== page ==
What are these dark marks on my skin?
Sunspots! These brown marks are small or medium flat brown areas of the skin and are also commonly known as solar lentigines, age spots and liver spots. They vary in size and are most commonly seen in areas exposed to the sun, such as the face, hands, shoulders, and arms.
How do they develop?
A sunspot occurs due to the natural production of pigment in your skin when your skin is exposed to the sun. However, similar to how scars develop, pigment starts to collect in areas of your skin that have been injured due to increased sun exposure and damage.
Over time this collection of pigment can create markedly darker spots and discolouration on your skin’s surface.
Who has sunspots & why?
People with fair skin are more susceptible to sun-related skin damage. The darker your skin, the more melanin (skin pigment) you have, which helps to block some of the ultraviolet rays that would otherwise damage your skin.
Those over the age of 50 are at a higher risk of sunspots and other signs of UV-related skin damage. As you age, your skin becomes more susceptible to stress and damage, causing it to thin and lose elasticity and making it more prone to injury from sun exposure.
If you spend a lot of time outdoors, your exposure to UV rays is increased, along with your likelihood of developing sunspots. However, even indoor activities can expose your skin to UV damage through glass, meaning sunspots are still possible.
Anyone who is taking common medications such as allergy and acne treatments and pain relief. Some active ingredients in prescription and over-the-counter medications can boost your skin’s sensitivity to the sun and make damage more likely.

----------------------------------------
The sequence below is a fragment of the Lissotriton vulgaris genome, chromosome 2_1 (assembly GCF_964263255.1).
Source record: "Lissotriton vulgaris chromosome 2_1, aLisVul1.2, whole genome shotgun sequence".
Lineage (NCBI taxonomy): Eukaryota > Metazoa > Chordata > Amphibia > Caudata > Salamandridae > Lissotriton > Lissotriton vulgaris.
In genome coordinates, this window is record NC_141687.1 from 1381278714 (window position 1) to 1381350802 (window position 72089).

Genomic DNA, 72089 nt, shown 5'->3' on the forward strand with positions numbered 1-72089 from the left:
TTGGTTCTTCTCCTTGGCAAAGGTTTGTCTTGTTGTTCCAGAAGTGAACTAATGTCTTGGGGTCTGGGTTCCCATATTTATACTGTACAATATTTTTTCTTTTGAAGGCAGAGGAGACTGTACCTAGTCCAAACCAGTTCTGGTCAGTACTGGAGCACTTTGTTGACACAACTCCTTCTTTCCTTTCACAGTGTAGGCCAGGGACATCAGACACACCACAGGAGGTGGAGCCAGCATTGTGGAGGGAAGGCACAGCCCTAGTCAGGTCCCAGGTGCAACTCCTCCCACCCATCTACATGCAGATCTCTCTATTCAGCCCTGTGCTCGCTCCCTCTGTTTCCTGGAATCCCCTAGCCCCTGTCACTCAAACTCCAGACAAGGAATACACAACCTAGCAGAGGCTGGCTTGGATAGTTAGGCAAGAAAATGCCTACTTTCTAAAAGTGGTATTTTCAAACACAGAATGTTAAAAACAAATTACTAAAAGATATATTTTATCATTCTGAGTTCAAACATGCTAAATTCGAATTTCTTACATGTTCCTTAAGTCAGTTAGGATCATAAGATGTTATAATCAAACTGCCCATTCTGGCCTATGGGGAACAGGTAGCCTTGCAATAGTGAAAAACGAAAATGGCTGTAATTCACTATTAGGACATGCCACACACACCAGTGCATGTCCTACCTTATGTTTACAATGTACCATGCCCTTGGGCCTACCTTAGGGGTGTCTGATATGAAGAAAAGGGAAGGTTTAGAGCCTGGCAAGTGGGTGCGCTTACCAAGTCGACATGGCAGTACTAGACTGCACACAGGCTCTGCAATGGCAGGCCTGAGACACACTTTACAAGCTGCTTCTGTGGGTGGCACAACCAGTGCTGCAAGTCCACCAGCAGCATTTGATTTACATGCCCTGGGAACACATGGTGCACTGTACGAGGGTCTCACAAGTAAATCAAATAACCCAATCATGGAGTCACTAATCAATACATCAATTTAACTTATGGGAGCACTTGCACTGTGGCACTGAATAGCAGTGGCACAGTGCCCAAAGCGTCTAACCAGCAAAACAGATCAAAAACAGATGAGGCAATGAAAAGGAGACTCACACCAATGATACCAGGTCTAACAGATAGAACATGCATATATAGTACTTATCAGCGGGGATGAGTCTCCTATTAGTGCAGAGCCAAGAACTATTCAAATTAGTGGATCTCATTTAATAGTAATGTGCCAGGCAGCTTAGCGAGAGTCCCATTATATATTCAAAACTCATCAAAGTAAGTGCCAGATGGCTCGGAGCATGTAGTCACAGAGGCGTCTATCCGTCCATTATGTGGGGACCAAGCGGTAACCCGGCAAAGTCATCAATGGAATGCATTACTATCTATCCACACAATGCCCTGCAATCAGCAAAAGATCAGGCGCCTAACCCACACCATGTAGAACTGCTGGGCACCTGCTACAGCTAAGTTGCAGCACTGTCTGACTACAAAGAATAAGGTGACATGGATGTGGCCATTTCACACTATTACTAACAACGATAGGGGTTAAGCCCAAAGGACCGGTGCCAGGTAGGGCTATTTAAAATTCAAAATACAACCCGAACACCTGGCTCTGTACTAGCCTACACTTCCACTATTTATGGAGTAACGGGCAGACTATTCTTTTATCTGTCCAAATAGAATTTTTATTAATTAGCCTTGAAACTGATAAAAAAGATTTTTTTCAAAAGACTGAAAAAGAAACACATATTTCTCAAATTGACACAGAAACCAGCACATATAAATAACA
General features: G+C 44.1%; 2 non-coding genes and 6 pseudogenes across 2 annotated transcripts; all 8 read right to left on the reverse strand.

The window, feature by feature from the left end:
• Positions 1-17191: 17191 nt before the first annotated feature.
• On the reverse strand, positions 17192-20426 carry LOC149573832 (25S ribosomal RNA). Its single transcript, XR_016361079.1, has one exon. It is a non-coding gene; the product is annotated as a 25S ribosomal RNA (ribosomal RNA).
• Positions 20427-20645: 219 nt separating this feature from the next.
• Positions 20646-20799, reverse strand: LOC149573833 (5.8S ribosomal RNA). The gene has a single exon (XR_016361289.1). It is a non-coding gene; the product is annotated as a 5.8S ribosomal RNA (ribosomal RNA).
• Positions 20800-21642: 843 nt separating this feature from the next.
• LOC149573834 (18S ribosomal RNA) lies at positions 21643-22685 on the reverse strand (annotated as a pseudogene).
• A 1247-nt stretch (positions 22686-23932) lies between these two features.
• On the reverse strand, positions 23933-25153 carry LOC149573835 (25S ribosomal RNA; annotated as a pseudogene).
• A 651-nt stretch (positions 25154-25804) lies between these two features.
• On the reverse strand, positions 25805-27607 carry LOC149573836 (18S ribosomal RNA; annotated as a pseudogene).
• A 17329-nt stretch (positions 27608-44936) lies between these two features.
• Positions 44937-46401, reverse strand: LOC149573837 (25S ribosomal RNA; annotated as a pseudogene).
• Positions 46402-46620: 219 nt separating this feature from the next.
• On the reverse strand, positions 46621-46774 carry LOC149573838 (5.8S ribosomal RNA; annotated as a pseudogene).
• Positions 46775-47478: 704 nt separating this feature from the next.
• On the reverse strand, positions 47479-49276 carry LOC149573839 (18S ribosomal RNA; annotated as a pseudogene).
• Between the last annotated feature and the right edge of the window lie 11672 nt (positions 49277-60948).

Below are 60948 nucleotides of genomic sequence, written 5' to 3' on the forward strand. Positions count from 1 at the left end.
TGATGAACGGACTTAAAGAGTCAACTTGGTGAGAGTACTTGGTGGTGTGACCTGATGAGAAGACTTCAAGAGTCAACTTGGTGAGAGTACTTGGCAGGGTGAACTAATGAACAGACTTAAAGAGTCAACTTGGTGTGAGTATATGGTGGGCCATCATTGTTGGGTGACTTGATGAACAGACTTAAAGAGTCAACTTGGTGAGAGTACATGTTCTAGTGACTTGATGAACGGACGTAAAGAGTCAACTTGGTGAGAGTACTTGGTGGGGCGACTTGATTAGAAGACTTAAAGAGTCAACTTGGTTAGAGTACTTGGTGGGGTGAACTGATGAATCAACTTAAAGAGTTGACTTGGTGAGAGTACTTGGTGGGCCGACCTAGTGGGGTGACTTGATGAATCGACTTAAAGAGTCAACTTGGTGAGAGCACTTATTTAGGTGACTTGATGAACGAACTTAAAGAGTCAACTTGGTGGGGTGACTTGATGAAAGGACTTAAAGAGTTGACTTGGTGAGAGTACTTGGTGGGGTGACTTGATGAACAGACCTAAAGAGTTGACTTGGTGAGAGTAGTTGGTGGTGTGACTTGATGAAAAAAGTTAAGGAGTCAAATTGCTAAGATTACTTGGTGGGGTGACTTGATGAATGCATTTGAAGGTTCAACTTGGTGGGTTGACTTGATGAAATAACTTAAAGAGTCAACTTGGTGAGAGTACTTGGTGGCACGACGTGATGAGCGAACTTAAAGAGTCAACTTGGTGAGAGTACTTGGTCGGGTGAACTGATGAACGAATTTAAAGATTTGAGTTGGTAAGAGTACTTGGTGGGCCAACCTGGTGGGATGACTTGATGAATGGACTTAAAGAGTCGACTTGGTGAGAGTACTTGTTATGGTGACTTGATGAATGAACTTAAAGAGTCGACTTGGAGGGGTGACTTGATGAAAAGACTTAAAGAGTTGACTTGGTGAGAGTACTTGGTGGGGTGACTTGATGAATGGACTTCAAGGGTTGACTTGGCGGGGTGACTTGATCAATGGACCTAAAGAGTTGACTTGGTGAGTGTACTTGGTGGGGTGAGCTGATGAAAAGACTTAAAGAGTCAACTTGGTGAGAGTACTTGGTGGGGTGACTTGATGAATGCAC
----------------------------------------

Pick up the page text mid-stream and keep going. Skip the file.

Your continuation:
People who use anti-ageing skincare with alpha hydroxy acid (AHA) may be more susceptible to sunspots. Studies suggest people who used AHA creams/serums saw their skin become 18 per cent more sensitive to the sun.
If you have a weak/compromised immune system or suffer from a chronic disease, you could be at risk of developing sunspots. Your skin contains specific immune cells that react to sunlight exposure, which, if under pressure, are less able to resist and repair surface damage that can lead to sunspots.
How to prevent them?
Avoid the worst hours of the sun. There is the most potential for skin damage during the hours of 10 a.m. and 4 p.m, so try to avoid going outdoors in this period.
Wear broad-spectrum SPF of a 30-50 factor. Sunscreen prevents sunspots in two ways: It will either reflect or scatter the damaging rays that cause sunspots, or it will soak into your skin to protect against UV-related skin damage.
Review your clothing. A hat and sunglasses can shield your face and neck from UV rays that could lead to skin cancer and sunspots.
Creams and Lotions
You can find many over-the-counter skin-lightening products that promise to reduce the appearance of sunspots. These products commonly contain ingredients such as vitamin C, niacinamide, Arbutin, liquorice and mulberry extract.
When used consistently, these products may start to show results in a few months. Still, their exact efficacy varies depending on the active ingredients, how concentrated they are, and what the product contains.
In clinic skin procedures
There are several options when it comes to procedures for removing sunspots.
Laser treatments treat the area by shattering the excess pigment of the sunspot in one of three laser treatments.
Cryotherapy is another common recommendation, during which they freeze the sunspots, causing them to peel off.
Lastly and my favourite options, microdermabrasion facials and specific chemical peels. Both treatments help to exfoliate the skin removing the surface layer; this lightens the appearance of
When should you get a sunspot checked by your GP?
An experienced skin specialist can view the area and confirm their diagnosis but, on occasion, may refer to a GP or dermatologist.
The referral is likely if the area is very dark brown/black, has changed in size or colour, has irregular borders, feels sore to touch and bleeds.